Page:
Posts Tagged ‘knowledge conversion’

Mind the Gap: Transcending the Tunnel Vision on Ontology Engineering.

November 17, 2007

De Leenheer, P. and Christiaens, S. (2007) Mind the Gap: Transcending the Tunnel Vision on Ontology Engineering. In Proc. of the 2nd Int’l Conf. on the Pragmatic Web 2007 (Tilburg, NL). ACM Press

The key objective of communal knowledge sharing at the scale of the World Wide Web is the ability to collaborate and integrate within and between communities. Ontologies, being formal, computer-based specifications of shared conceptualisations of the worlds under discussion, are instrumental in this process by providing shared semantic resources. To this end, the pragmatic aspects of the exchange of knowledge and information are crucial. Pragmatics represent the intentions, motivations and methodologies of the persons involved and need to become formalised and unambiguous for effective exchange to occur. On the one hand, this is something that humans manage fluently in their daily face-to-face social discourses. On the other hand, as contemporary knowledge engineering methods consider only the non-human system parts, they usually focus on mere syntactic aspects of concept modelling. The elicitation (semantics) and application (pragmatics) context are often weak or even ignored. This paper aims to bridge this gap between “reality” and its modelling concepts by (i) transcending knowledge engineering methods to a semiotics view on contextualised communal knowledge engineering and sharing; and (ii) by presenting the DOGMA ontology framework and how it provides extension points to this semiotics engineering.

[…] In order to illustrate the gap between knowledge sharing among people and information exchange at the technical system level we mentioned between the social/human knowledge-sharing system and its technical “mirror”, we adopt Nonaka’s well-known four modes of knowledge conversion [18] (see figure).

Through socialisation, people naturally utter and share experience and expertise in face-to-face discourses, and thereby create tacit knowledge such as mental models of ontological concepts and new technical skills. The current application context is about the concept Deliver.

Through externalisation, this tacit knowledge is partly articulated (publicly or privately) into explicit formal knowledge artefacts, taking the shape of e.g., a concept type, a contributed taxonomy, an interface, a workflow definition, etc. This is illustrated by the curved arrows that take a selection from the mental models that is relevant to explicate the concept Deliver in this application context. Note that although externalisation is an incremental process using language of variable expressivity (as we will explain below), there will inevitably remain an important part of tacit knowledge in the utterer’s mental model on which the correct interpretation of the articulated part is dependent [20,21]. Externalisation is done by domain experts, as they have the tacit knowledge about the domain and can sufficiently assess the real impact of the conceptualisations and derived collaborative services on their organization.

Once they are published, combination involves semantic analysis and integration (for an excellent survey, see [15]) of published contextualised knowledge artefacts in order to adapt to new collaborative requirements. This process might be further constrained by community-shared models such as running application tools that commit to certain published consensus, by pre-existing organisational sub-ontologies, and by inflexible data schemas interfacing to legacy data. Furthermore, participating stakeholders usually have strong individual interests, inherent business rules, and entrenched work practices that influence decisions in meaning negotiation rounds. These may be tacit, or externalised in workflows that are strongly interdependent, hence further complicate the conceptual combination. Sometimes it is not necessary (or even possible) to reach for context-independent ontological knowledge, as most ontologies used in practice assume a certain context and perspective of some community [23]. Wenger [26] supported this by stating “Peace, happiness, and harmony are therefore not necessary properties of a community of practice”. Hence pragmatically, combination processes need to support human experts to focus on these “community-grounded” processes of realising the appropriate amount of consensus on relevant conceptual definitions through effective meaning negotiation in an efficient manner [7].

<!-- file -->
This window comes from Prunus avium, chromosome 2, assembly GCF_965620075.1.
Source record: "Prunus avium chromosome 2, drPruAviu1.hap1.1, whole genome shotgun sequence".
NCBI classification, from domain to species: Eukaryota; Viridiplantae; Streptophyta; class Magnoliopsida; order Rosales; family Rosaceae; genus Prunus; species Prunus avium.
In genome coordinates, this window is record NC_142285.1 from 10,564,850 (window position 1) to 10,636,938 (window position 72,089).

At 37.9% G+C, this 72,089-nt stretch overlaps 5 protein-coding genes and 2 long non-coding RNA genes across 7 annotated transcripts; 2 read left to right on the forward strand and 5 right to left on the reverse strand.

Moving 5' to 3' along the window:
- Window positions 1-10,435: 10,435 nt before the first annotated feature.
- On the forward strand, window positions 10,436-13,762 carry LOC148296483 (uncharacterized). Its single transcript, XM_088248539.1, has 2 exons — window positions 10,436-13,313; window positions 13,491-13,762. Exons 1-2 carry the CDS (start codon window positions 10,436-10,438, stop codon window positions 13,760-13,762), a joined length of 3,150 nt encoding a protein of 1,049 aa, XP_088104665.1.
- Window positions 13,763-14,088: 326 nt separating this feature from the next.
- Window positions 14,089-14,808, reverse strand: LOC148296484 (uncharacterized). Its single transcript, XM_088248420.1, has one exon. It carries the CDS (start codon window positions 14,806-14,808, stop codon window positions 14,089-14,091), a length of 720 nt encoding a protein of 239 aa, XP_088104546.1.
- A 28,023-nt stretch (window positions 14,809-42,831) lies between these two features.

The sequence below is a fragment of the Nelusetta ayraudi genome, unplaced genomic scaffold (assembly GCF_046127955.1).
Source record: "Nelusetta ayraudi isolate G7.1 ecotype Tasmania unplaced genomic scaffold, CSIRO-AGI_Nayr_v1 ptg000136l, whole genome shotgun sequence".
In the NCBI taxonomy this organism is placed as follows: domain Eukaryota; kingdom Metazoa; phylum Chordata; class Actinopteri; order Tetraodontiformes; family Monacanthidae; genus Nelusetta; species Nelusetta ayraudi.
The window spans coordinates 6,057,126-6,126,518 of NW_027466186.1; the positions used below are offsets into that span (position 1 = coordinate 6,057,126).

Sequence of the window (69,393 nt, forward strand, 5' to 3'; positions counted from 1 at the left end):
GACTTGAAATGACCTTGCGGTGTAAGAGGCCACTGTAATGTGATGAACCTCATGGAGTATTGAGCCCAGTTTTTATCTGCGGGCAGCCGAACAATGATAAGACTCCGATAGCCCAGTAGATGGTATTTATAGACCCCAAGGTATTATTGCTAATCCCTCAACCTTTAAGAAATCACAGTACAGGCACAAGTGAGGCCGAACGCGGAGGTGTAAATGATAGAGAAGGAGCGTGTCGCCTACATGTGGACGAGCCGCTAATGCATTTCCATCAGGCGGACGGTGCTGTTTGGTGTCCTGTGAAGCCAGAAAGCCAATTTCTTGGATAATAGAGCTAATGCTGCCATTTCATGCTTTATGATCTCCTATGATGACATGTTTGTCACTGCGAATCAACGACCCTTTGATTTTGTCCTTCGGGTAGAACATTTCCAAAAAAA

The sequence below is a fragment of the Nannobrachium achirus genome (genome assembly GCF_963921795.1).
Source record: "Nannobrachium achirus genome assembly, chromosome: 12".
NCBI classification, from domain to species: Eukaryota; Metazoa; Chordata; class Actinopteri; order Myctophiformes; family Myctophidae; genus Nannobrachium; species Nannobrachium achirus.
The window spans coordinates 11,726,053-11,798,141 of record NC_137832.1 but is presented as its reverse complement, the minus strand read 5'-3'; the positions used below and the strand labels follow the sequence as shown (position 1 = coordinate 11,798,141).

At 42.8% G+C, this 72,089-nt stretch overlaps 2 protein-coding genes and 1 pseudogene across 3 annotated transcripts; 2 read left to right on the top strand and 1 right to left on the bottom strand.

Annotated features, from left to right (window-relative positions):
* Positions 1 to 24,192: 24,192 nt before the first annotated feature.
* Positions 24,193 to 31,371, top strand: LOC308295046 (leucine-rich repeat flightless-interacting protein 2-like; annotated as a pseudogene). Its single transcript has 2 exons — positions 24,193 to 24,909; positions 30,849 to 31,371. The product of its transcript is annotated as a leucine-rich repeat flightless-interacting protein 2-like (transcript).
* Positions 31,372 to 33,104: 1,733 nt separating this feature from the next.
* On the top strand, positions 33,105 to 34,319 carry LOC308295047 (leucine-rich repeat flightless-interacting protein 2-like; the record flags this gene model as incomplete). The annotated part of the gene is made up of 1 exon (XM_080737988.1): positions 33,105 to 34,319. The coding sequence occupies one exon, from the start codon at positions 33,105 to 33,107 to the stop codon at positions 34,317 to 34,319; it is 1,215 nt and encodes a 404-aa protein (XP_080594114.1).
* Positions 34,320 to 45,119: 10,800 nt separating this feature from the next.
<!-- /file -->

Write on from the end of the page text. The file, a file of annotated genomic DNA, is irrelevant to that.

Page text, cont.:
Internalisation concerns the appropriate operationalisation and embodiment of explicit knowledge consensus in the current communication actions. For example, for ontological knowledge, the most widely used recommendations on the Semantic Web are XML, RDF(S) and OWL.

The four modes of knowledge conversion engender an upward knowledge spiral, where individual knowledge opinions become commonly accepted, through an iterative interplay between externalisation and internalisation. This interplay illustrates how knowledge artefacts co-evolve with their communities of use. In socialisation, knowledge is communicated as abstract entities, and humans can easily grasp the context of interpretation. However, when applying formal knowledge engineering methods for the other knowledge conversion modes, we have to emphasize the semiotic dimensions, in order to bridge the gap between socialisation processes in the social system on the one hand, and the other conversion processes (externalisation, internalisation, and combination) in the technical system on the other hand.